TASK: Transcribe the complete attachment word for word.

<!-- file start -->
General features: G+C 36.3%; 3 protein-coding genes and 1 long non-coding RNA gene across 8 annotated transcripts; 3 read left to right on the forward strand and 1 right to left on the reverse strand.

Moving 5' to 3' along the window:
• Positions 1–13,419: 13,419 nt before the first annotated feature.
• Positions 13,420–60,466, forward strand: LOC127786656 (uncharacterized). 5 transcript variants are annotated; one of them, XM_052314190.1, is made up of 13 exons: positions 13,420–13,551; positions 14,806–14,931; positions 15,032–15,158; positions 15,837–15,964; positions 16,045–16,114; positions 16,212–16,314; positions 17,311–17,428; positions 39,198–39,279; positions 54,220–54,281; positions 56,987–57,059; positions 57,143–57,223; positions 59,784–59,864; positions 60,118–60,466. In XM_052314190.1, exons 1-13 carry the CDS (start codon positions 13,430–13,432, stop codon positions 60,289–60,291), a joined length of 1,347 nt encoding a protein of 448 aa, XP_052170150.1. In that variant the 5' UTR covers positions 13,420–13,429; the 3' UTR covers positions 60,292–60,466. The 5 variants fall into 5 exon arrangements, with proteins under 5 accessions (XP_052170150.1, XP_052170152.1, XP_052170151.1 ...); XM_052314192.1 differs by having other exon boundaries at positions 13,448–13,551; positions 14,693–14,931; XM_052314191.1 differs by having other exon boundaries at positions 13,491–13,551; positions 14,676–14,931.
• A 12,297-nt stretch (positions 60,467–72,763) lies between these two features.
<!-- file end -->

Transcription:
General features: G+C 36.3%; 3 protein-coding genes and 1 long non-coding RNA gene across 8 annotated transcripts; 3 read left to right on the forward strand and 1 right to left on the reverse strand.

Moving 5' to 3' along the window:
• Positions 1–13,419: 13,419 nt before the first annotated feature.
• Positions 13,420–60,466, forward strand: LOC127786656 (uncharacterized). 5 transcript variants are annotated; one of them, XM_052314190.1, is made up of 13 exons: positions 13,420–13,551; positions 14,806–14,931; positions 15,032–15,158; positions 15,837–15,964; positions 16,045–16,114; positions 16,212–16,314; positions 17,311–17,428; positions 39,198–39,279; positions 54,220–54,281; positions 56,987–57,059; positions 57,143–57,223; positions 59,784–59,864; positions 60,118–60,466. In XM_052314190.1, exons 1-13 carry the CDS (start codon positions 13,430–13,432, stop codon positions 60,289–60,291), a joined length of 1,347 nt encoding a protein of 448 aa, XP_052170150.1. In that variant the 5' UTR covers positions 13,420–13,429; the 3' UTR covers positions 60,292–60,466. The 5 variants fall into 5 exon arrangements, with proteins under 5 accessions (XP_052170150.1, XP_052170152.1, XP_052170151.1 ...); XM_052314192.1 differs by having other exon boundaries at positions 13,448–13,551; positions 14,693–14,931; XM_052314191.1 differs by having other exon boundaries at positions 13,491–13,551; positions 14,676–14,931.
• A 12,297-nt stretch (positions 60,467–72,763) lies between these two features.